Guest post by Oliver Pearce
In early 2016, I joined Oxfam GB to lead its tax work. As I now prepare to leave Oxfam, a lot has changed in the world of tax (and the wider world too!). Early 2016 was before the Brexit referendum, the Trump presidency, England’s men joining the women’s team by winning the cricket world cup, and of course before the greatest recession any of us can recall. For those of us working for tax justice, what have we achieved, and what should we be focusing on in the years to come?
Tax justice campaigners have helped achieve significant progress over the past few years. Five years ago I don’t think many people would have predicted international negotiations on a corporate minimum effective tax rate. We’ve seen progress at the national level too – I’ve been inspired by the pioneering work of colleagues in Vietnam who successfully encouraged their government to require large multinationals to share details of their tax payments on a country by country basis with them. Here in the UK, thanks to persistent campaigning and coordination, the government agreed to require UK Overseas Territories – places like Bermuda and the Cayman Islands – to establish public records of who really owns companies registered there .
But the glass is only half full.
Five years ago it was reasonable to hope that by 2020 one of the biggest demands of tax justice campaigners – to make large companies publish tax and related data on a country-by-country basis – would now be law in many countries. But despite growing pressure on governments and companies, no international agreement has yet been reached, although we’ve come close in the EU , and specific rules apply in the financial and extractives sectors. It is still important for campaigners to keep pushing for this public good so that we can all see where companies are doing business, making profits and paying tax. Some companies are already publishing these details voluntarily; governments need to act to prevent a confusing proliferation of standards and to arrest the decline in confidence in tax compliance, particularly amongst companies.
In the absence of systematic public data about companies’ tax payments, we have relied on investigations and leaks such as the ground-breaking Panama Papers. These investigations have shown that many companies and individuals have taken advantage of global tax competition, secrecy and complex structures to dodge tax – at the expense of government revenues in rich and poor countries alike. But despite hardening public sentiment, parliamentary scrutiny, new laws and iconic cases such as Apple vs the European Commission, it seems that companies can still pay low rates of tax. Four years after Oxfam set out our concerns over corporate tax battles, tax havens are still able to lead a race to the bottom – from which we all lose. So it is vital that we press for comprehensive rules which will prevent tax dodging and stop companies and individuals gaming the system to reduce the tax they pay.
This gaming of the system is one of the key reasons tax justice campaigners have focused on corporate tax in recent years. Corporate taxation is also one of the few taxes where international cooperation is vital to making substantial progress.- But there are also things campaigners within national borders can do – despite reforms, similar companies with similar profits can pay apparently quite different amounts of corporate tax for unknown reasons. This variance in effective tax rates needs addressing.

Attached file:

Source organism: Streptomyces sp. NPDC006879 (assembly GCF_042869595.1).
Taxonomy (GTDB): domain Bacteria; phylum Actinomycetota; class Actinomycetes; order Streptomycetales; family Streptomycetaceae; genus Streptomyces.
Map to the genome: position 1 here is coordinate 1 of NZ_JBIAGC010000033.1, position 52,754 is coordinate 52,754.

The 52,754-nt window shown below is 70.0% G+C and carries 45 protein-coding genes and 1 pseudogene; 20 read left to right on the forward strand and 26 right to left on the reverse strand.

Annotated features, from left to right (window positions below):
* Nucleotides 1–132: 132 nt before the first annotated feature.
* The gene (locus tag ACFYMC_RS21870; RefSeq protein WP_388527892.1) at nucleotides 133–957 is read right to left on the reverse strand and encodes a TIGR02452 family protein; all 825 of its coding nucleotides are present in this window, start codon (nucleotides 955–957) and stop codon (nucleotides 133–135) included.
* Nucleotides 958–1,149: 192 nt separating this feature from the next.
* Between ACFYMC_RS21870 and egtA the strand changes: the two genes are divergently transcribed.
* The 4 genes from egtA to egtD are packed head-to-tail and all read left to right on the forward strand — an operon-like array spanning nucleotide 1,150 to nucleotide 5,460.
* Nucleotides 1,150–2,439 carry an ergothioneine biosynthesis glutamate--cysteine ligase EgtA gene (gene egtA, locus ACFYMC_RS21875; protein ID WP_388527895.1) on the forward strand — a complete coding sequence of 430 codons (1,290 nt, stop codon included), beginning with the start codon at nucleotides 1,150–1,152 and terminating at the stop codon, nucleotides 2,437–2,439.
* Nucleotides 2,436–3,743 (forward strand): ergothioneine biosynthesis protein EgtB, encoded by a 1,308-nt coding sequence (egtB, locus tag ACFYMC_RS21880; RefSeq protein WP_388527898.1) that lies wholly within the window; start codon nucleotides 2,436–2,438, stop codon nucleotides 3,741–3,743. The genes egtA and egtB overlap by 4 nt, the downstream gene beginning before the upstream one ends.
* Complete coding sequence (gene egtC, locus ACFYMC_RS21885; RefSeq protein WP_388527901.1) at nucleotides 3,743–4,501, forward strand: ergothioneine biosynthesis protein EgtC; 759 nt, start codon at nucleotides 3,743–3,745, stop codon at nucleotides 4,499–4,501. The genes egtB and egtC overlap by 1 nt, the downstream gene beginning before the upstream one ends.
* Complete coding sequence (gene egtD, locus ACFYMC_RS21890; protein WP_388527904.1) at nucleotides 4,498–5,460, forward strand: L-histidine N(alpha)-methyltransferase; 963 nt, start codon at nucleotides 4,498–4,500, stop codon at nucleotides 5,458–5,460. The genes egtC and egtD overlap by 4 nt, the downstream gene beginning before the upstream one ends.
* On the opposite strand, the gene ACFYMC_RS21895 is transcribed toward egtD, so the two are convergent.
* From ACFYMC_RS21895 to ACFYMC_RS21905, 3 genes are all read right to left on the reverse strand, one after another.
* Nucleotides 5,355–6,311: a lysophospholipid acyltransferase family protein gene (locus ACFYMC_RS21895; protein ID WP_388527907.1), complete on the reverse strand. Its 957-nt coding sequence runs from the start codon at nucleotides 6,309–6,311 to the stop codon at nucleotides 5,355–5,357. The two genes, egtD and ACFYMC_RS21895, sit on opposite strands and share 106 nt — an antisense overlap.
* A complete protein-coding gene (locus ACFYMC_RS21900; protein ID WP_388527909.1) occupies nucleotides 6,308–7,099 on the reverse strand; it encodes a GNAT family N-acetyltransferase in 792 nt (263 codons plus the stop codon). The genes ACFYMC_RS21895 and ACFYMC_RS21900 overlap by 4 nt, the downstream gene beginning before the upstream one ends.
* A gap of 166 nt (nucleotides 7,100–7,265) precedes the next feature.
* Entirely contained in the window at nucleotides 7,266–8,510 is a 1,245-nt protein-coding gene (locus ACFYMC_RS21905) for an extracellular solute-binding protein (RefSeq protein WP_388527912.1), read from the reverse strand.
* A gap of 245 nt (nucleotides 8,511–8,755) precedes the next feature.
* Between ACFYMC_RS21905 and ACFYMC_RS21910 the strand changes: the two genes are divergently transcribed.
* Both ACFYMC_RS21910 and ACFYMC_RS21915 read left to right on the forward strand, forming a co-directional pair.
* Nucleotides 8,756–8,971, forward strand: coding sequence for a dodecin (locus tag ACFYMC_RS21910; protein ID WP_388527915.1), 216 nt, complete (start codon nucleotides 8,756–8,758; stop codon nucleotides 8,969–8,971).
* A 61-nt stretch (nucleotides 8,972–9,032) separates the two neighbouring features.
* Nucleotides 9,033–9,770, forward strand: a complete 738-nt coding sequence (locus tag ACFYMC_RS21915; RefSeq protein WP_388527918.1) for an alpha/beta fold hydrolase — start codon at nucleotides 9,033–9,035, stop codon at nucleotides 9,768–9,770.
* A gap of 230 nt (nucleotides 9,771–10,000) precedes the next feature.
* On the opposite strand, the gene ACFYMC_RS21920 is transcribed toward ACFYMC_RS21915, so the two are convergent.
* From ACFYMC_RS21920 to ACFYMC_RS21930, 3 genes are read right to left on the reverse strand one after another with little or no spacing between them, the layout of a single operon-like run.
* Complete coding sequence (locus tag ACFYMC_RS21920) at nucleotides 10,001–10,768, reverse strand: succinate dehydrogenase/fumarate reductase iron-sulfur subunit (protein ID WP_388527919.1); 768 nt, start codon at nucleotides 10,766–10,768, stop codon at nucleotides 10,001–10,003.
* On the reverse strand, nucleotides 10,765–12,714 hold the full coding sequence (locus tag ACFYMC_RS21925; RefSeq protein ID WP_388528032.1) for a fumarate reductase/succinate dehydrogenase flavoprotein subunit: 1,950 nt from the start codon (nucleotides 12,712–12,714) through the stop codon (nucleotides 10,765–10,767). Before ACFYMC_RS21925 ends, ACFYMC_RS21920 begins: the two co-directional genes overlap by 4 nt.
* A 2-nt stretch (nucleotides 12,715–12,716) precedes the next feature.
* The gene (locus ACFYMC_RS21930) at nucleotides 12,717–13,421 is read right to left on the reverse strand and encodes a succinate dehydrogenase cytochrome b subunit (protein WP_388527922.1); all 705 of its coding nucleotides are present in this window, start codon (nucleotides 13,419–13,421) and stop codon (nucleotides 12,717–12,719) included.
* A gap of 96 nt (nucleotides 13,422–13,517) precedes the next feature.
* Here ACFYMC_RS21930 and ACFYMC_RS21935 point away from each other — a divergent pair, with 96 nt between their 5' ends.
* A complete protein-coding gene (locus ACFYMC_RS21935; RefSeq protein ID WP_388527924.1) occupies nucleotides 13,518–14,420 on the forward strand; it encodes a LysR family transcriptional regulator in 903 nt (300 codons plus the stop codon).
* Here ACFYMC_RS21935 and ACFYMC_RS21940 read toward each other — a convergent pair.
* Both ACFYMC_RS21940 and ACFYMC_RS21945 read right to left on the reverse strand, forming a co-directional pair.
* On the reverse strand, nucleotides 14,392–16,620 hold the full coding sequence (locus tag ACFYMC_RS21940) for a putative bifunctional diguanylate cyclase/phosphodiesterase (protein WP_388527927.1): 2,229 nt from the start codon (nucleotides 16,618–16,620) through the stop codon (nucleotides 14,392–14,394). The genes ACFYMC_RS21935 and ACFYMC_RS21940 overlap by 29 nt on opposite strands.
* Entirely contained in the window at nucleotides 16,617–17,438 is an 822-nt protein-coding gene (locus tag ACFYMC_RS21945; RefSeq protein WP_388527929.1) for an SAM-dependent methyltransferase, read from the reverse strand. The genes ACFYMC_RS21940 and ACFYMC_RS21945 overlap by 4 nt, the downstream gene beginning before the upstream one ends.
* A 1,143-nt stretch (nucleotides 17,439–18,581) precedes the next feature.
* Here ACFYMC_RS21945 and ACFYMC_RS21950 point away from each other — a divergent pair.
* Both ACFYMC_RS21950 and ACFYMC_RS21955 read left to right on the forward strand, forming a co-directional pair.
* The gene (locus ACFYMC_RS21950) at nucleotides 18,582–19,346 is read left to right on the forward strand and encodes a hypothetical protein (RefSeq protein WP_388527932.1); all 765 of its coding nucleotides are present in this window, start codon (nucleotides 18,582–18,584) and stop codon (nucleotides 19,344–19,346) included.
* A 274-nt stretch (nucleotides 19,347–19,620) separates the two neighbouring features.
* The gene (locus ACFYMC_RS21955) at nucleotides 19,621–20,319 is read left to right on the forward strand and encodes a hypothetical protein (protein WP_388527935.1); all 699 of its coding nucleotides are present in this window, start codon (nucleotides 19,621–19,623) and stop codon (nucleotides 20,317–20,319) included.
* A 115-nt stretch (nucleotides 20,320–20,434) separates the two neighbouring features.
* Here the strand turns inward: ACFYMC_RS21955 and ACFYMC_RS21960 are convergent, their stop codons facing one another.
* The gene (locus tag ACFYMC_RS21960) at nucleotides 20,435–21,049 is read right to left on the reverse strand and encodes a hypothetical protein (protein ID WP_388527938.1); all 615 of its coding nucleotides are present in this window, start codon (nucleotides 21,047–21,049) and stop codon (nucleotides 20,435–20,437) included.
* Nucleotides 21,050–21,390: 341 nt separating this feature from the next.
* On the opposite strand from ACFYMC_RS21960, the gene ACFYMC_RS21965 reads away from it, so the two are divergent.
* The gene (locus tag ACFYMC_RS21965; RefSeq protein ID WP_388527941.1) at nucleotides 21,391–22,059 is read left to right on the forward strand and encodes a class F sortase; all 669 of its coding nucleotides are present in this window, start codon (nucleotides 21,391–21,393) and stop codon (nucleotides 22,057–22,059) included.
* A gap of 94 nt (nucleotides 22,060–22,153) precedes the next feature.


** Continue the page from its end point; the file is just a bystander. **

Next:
One step national governments can take without international cooperation is to review and repeal ineffective tax incentives, potentially saving lots of money by using incentives more carefully.
The involuntary sacrifices citizens, companies and governments have made to stem the impact of the Covid crisis show what is possible once it is accepted that collective action is essential. If we can get publics and politicians to see the climate emergency in a similar way, we should push for tax policies that go far beyond our corporate tax priorities.
Our movement should look for opportunities to show how tax policy and practice can help governments tackle inequality directly, as well as raising revenues that can be invested in public services. Post Covid, governments will need to develop plans that involve tax rises in the medium term. Rather than tinkering at the edges by advocating for a percentage point increase in a given tax, campaigners should be asking how tax can tackle inequality through redistribution, how taxes can address climate change, and how taxes can strengthen the social contract.
Oxfam and others have pressed for more effective use of wealth taxation, particularly for the richest. Compared to labour and consumption, wealth tends to be significantly under-taxed and could be vital for tackling inequality as well as raising much-needed revenues.
The UK’s council tax, inheritance tax, capital gains tax and stamp duty all need reform to make them fairer. Tax policy can directly support efforts to tackle climate change, through effective carbon taxes. Perhaps more radical ideas need to be proposed – such as a tax to limit household consumption beyond a certain carbon limit.